By John Balitis In yesterday’s Advisor, John Balitis, chair of the Employment and Labor Relations Practice Group at Fennemore Craig, began a discussion of how employers should approach political speech in the workplace. Today Balitis discusses more considerations under the National Labor Relations Act (NLRA) and how to minimize friction between employees in a volatile […]
The National Labor Relations Board’s (NLRB) ruling that graduate student assistants at private colleges and universities are entitled to unionize is the latest Board action seen as a boon to union interests. In a 3-1 decision issued on August 23, the Board ruled that graduate assistants at Columbia University are employees as well as students […]
Can I stop employees from talking about compensation with each other-e.g., discussing how much they are paid? Prohibiting employee discussions about compensation is likely to violate the National Labor Relations Act (NLRA), a federal law that protects both unionized and nonunionized employees. Information about the law is available on HR.BLR under the topics Unions and […]
By Francine Esposito, Esq. Managing employees’ social media use can be very tricky, but the modern employer cannot afford to ignore the challenge. In today’s Advisor, Francine Esposito, Esq., partner at Day Pitney LLP, elaborates on some of the challenges that surround social media management and training, along with the consequences of taking improper actions.
Is there any concern with stating in a national bonus plan that “plan participation and incentive awards are considered personal and confidential” given some state legislation that employees can talk about their pay openly?
by Ed Carlstedt This week’s employment law lesson comes to us from the movie Horrible Bosses. In the movie, Julia (played by Jennifer Aniston) is a dentist who employs dental assistant Dale (played by Charlie Day). After Julia uses her boss status to torture and torment Dale for most of the movie, Dale finally records […]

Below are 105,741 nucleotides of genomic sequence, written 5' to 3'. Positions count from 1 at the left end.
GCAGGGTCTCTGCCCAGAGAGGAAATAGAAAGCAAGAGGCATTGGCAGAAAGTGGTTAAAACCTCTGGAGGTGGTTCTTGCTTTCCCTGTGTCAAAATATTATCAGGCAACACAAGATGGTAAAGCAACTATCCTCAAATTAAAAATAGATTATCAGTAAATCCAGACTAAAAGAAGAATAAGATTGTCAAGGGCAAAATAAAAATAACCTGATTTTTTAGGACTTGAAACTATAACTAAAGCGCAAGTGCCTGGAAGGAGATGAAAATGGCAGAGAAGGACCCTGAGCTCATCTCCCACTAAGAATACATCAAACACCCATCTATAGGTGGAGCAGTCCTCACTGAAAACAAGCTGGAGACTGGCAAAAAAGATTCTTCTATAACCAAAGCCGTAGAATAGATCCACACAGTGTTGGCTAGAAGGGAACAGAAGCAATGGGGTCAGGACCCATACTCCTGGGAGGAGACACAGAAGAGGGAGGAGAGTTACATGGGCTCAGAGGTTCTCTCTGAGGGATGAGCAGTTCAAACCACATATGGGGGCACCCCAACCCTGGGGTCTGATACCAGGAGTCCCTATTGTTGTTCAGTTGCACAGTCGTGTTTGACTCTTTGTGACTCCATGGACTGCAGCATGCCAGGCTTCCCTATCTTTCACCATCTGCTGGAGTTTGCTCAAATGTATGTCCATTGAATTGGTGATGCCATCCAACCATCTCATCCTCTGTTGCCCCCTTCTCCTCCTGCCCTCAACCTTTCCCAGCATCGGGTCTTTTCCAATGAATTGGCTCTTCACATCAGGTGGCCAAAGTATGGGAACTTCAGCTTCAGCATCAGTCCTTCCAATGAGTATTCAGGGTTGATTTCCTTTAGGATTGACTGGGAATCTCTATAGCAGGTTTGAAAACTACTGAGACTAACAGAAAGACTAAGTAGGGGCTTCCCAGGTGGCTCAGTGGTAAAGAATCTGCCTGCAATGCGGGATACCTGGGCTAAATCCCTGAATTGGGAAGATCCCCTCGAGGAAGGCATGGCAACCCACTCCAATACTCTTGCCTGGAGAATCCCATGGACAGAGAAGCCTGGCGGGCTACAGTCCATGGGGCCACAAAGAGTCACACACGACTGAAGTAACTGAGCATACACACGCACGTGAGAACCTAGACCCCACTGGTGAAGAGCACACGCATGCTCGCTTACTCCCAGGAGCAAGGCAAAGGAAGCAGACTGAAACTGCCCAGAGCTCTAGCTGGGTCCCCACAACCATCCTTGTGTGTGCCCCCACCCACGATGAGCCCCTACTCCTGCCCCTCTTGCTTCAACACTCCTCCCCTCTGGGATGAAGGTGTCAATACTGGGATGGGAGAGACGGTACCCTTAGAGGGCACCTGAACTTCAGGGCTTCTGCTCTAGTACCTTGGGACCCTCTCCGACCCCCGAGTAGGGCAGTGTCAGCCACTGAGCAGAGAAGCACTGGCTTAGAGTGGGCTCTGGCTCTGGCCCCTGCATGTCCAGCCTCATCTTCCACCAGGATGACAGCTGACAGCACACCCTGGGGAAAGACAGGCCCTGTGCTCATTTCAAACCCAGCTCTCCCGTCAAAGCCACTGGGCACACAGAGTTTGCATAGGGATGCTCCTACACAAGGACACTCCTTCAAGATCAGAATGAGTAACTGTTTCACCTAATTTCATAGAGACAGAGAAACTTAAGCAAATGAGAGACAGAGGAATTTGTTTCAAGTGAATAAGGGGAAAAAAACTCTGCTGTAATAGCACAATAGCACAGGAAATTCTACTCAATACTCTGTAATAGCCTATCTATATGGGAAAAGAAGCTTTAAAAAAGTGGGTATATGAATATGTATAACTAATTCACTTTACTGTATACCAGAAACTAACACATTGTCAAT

As the name implies, collective bargaining involves negotiating (bargaining) on behalf of a group (collectively). In other words, it’s negotiating for changes for a group—in this case—employees of an organization or industry. The term “collective bargaining” usually refers to the negotiations that ensue between a union (representing the employees) and the representatives of the employer […]
NLRA stands for the National Labor Relations Act, which was enacted in 1935. The NLRA was created to protect the rights of both employees and employers by encouraging them to come to agreements through collective bargaining. It also served to stop harmful labor practices. It applies to most private employers[i], but it does not apply […]
Federal contractors need to be preparing now for the U.S. Department of Labor’s (DOL) new pay transparency rule, a rule going into effect in January that is likely to present challenges to a number of employers, according to an attorney familiar with its provisions. “This rule appears to me to be part of the overarching […]
Just how the dismissal of the petition to unionize some Northwestern University football players will affect other representation issues before the National Labor Relations Board (NLRB) is uncertain, but one issue the Board didn’t touch is whether scholarship football players should be considered employees. The NLRB announced on August 17 that it had unanimously decided […]